Witnessing the killing of a parent is the most traumatic childhood experience.
Ayat, 8, dedicatedly arranges bottle caps on mud bricks as she plays with neighbourhood girls of her age. She holds close her three-year-old brother Imaad. “Circumstances have made her insecure about Imaad and she doesn’t trust anyone when it comes to him,” says Nasreen, Ayat’s grandmother.
“Sometimes she wakes up in the dead of the night and angrily asks about her mother,” she says. “Her mother’s death has snatched the innocence of her childhood.”
Two years ago, Ayat’s mother was allegedly set ablaze by her in-laws. According to reports, she had suffered 80 per cent burns and died a week after she was admitted in a hospital in Srinagar. Since then, Ayat’s father, along with her paternal grandparents, are in jail while the young girl and her brother are living at their maternal home in Badaran, Aishmuqam.
“She often locks herself inside the room and cries for days, not knowing if she misses her father or mother,” says a visibly devastated Nasreen.
Mother’s death and father’s imprisonment have ended the idea of a real family in Ayat’s life and separated her from friends and school. Ayat, who earlier studied in a private school, now studies in a government-run school near her grandmother’s home. “I miss my home,” says Ayat.
“I had a teddy bear bag and my favourite pink colour dress there. My best friends in my previous school, Seerat and Insha, never came here to play with me. Perhaps they don’t know my address now. But, I often see them in my dreams,” she says, misery writ large on her innocent face.
Kashmir has witnessed a serious increase in reported cases of domestic violence in recent years. In some cases, the violence culminates in the death of victims, leaving a tremendous impact on the psyche of children. Researchers have found that children who get exposed to domestic abuse are emotionally weak and experience feeling of insecurity. It has an impact on the perception of the children.
According to a survey released by the National Family Health Survey (NFHS) in 2020, 9.6 per cent of the women in the age group of 18-49 experienced domestic violence. A total number of 3376 cases of violence were registered from October 2017 till December 2020, which can be the tip of the ice-berg as fewer incidents are reported in the region.
“It is extremely offensive for children to witness parental discord. I see such cases every day,” says Wasim Kakroo, a child psychologist and mental health therapist at the Institute of Mental Health and Neurosciences in Srinagar.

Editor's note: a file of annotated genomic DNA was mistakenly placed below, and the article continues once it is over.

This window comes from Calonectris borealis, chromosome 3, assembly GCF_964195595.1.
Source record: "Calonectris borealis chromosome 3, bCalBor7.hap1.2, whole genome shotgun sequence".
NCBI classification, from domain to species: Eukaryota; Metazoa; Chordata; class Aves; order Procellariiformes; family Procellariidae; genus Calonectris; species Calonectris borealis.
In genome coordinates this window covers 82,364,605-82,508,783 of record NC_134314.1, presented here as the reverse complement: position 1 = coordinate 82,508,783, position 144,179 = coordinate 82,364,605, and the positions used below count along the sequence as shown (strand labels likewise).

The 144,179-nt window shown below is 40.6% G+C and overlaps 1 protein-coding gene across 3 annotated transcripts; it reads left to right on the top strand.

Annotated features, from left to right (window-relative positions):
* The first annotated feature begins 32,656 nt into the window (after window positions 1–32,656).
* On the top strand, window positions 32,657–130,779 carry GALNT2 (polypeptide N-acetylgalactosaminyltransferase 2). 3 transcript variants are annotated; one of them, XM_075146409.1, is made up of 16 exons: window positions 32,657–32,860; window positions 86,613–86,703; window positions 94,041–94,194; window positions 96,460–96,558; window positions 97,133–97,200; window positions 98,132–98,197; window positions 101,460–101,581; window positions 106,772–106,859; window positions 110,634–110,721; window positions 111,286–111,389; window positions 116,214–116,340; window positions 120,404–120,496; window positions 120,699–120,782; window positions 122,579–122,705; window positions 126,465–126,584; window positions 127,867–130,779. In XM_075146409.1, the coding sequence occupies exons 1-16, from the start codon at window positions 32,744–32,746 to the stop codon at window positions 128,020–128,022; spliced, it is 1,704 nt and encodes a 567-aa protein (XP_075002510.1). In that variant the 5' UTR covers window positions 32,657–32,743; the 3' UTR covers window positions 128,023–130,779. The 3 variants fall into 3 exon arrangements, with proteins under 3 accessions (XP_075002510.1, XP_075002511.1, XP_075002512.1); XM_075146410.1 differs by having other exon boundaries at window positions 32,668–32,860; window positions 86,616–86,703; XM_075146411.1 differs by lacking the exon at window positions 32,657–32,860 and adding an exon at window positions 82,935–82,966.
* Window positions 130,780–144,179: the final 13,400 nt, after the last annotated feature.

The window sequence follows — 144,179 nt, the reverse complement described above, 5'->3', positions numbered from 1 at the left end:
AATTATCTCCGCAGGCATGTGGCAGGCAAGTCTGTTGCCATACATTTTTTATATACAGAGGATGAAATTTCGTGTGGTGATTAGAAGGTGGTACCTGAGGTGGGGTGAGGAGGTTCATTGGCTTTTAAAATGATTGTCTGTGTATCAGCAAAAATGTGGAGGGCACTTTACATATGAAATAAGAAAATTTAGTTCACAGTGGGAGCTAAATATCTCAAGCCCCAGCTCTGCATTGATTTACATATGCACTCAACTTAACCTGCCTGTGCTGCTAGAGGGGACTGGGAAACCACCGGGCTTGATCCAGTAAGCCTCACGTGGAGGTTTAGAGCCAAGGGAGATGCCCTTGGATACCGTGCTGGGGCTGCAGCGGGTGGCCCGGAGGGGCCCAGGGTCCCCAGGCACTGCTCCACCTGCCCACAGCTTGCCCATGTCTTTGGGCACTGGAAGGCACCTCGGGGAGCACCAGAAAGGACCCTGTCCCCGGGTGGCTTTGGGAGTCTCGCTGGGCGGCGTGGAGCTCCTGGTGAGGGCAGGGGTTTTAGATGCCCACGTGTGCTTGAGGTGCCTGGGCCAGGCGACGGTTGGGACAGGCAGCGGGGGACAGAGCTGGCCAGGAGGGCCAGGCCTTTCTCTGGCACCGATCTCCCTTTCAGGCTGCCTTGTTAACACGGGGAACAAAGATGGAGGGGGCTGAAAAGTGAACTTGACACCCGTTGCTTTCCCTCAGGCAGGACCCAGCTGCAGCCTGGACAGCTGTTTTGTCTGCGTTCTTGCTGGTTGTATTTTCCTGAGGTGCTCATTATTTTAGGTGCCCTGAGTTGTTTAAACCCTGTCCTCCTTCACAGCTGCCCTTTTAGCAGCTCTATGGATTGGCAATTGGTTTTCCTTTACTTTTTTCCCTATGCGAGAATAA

“Among every ten kids experiencing depression or trauma, five have a history of parental discord. The violence which these kids witness at home has a long-term impact on their emotional health,” he says.
A child witnessing the killing of a parent, says Kakroo, is the biggest adverse childhood experience. “Such experiences often damage the sense of self in a child and make them emotionally vulnerable. It can have a lifelong impact on a child when experienced at an early age and it leads to anxiety disorder and depression.”
In a gloomy room with a broken window, Danish, 11, watches his favourite cartoon show. Glued to the screen, he suddenly kicks the phone and tries to hide his face with a cushion. He anxiously hits his knees with his hands and screams.
Taja Begum, Danish’s grandmother, rushes into the room to console him. She takes him in her arms, kisses his forehead and wipes the sweat on his face with her scarf. This is not for the first time, says Begum, that Danish has experienced such a condition. “He has been struggling with a racing heart and anxious thoughts since he witnessed the killing of his mother,” she says.
Begum says she craves to see him laugh and play with other kids. “He is emotionally very fragile. He is scared of small things. He has been a witness to his mother’s victimhood. At times, he suddenly acts weird and asks about his father,” says Begum.
In the first week of March 2020, schools in Kashmir resumed after a long shutdown following the revocation of Article 370 that was followed by winter vacation. Danish’s mother, Hafeeza , 34, had ironed his uniform but she never saw him wear it again.
Next day, Hafeeza was declared dead at District Hospital Anantnag allegedly after taking poisonous substances. Her family however claims that “she was brutally murdered.” It took five months for the family to register an FIR.
“That night, mummy was crying and I slept in her arms. When I opened my eyes, mummy and Abuji (father) were arguing. Soon, Abu ji stood up and started beating her. She cried. Then, he banged her head repeatedly against the wall. I saw blood oozing from her head and she fell down,” says a petrified Danish. “I called her repeatedly but she didn’t respond.”
He narrates that his father grabbed him and warned: “Your mother is dead but don’t reveal the incident to anyone, otherwise I will kill you too.”
Married for ten years, Hafeeza often complained of abuse at the hands of her husband. Initially, her mother and sisters didn’t pay heed expecting the couple to work it out. “Just a few months into her marriage, she showed me her burqa and said how her husband choked her with it, but I suggested to her to be patient and compromise,” laments Begum.
Danish doesn’t like being related to his father. “He is not my father. He is the killer of my mother.”
Hafeeza’s elder sister pats his head and says: “He is more mature than his age. He has witnessed miseries since his birth. The hardships have made him sensitive as the suffering began too early for him.”
(Names in the story have been changed.)